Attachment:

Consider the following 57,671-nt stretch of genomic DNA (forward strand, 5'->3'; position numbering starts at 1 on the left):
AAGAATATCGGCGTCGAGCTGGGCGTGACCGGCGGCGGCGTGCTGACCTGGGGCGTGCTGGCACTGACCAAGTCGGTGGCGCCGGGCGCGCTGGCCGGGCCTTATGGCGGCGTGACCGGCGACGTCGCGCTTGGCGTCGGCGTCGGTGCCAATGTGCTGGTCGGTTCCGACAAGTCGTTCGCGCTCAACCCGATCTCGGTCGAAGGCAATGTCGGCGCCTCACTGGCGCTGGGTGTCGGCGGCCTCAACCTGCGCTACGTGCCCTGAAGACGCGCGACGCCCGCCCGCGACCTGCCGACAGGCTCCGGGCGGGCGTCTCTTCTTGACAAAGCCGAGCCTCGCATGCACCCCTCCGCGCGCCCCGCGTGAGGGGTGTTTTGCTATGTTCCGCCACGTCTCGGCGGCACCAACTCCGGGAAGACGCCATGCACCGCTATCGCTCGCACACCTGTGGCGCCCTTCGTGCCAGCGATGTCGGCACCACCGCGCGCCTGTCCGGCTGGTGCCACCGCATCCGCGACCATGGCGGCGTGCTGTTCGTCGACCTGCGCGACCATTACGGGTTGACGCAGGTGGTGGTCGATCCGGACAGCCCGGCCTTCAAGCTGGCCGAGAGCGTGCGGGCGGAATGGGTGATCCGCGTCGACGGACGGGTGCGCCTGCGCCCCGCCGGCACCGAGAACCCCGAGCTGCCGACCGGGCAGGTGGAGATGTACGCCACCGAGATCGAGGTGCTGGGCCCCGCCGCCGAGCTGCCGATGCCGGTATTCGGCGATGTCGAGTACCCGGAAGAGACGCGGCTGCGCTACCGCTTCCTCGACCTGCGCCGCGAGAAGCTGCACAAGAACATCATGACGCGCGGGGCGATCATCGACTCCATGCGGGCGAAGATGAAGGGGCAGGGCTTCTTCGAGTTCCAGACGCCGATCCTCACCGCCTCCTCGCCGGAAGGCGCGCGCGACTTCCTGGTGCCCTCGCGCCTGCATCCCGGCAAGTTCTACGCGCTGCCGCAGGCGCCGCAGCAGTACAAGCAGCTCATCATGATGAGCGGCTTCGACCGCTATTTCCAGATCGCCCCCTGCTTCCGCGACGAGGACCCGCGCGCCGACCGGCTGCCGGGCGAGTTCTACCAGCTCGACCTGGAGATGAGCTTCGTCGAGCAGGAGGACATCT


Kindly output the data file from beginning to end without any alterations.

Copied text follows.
Consider the following 57,671-nt stretch of genomic DNA (forward strand, 5'->3'; position numbering starts at 1 on the left):
AAGAATATCGGCGTCGAGCTGGGCGTGACCGGCGGCGGCGTGCTGACCTGGGGCGTGCTGGCACTGACCAAGTCGGTGGCGCCGGGCGCGCTGGCCGGGCCTTATGGCGGCGTGACCGGCGACGTCGCGCTTGGCGTCGGCGTCGGTGCCAATGTGCTGGTCGGTTCCGACAAGTCGTTCGCGCTCAACCCGATCTCGGTCGAAGGCAATGTCGGCGCCTCACTGGCGCTGGGTGTCGGCGGCCTCAACCTGCGCTACGTGCCCTGAAGACGCGCGACGCCCGCCCGCGACCTGCCGACAGGCTCCGGGCGGGCGTCTCTTCTTGACAAAGCCGAGCCTCGCATGCACCCCTCCGCGCGCCCCGCGTGAGGGGTGTTTTGCTATGTTCCGCCACGTCTCGGCGGCACCAACTCCGGGAAGACGCCATGCACCGCTATCGCTCGCACACCTGTGGCGCCCTTCGTGCCAGCGATGTCGGCACCACCGCGCGCCTGTCCGGCTGGTGCCACCGCATCCGCGACCATGGCGGCGTGCTGTTCGTCGACCTGCGCGACCATTACGGGTTGACGCAGGTGGTGGTCGATCCGGACAGCCCGGCCTTCAAGCTGGCCGAGAGCGTGCGGGCGGAATGGGTGATCCGCGTCGACGGACGGGTGCGCCTGCGCCCCGCCGGCACCGAGAACCCCGAGCTGCCGACCGGGCAGGTGGAGATGTACGCCACCGAGATCGAGGTGCTGGGCCCCGCCGCCGAGCTGCCGATGCCGGTATTCGGCGATGTCGAGTACCCGGAAGAGACGCGGCTGCGCTACCGCTTCCTCGACCTGCGCCGCGAGAAGCTGCACAAGAACATCATGACGCGCGGGGCGATCATCGACTCCATGCGGGCGAAGATGAAGGGGCAGGGCTTCTTCGAGTTCCAGACGCCGATCCTCACCGCCTCCTCGCCGGAAGGCGCGCGCGACTTCCTGGTGCCCTCGCGCCTGCATCCCGGCAAGTTCTACGCGCTGCCGCAGGCGCCGCAGCAGTACAAGCAGCTCATCATGATGAGCGGCTTCGACCGCTATTTCCAGATCGCCCCCTGCTTCCGCGACGAGGACCCGCGCGCCGACCGGCTGCCGGGCGAGTTCTACCAGCTCGACCTGGAGATGAGCTTCGTCGAGCAGGAGGACATCT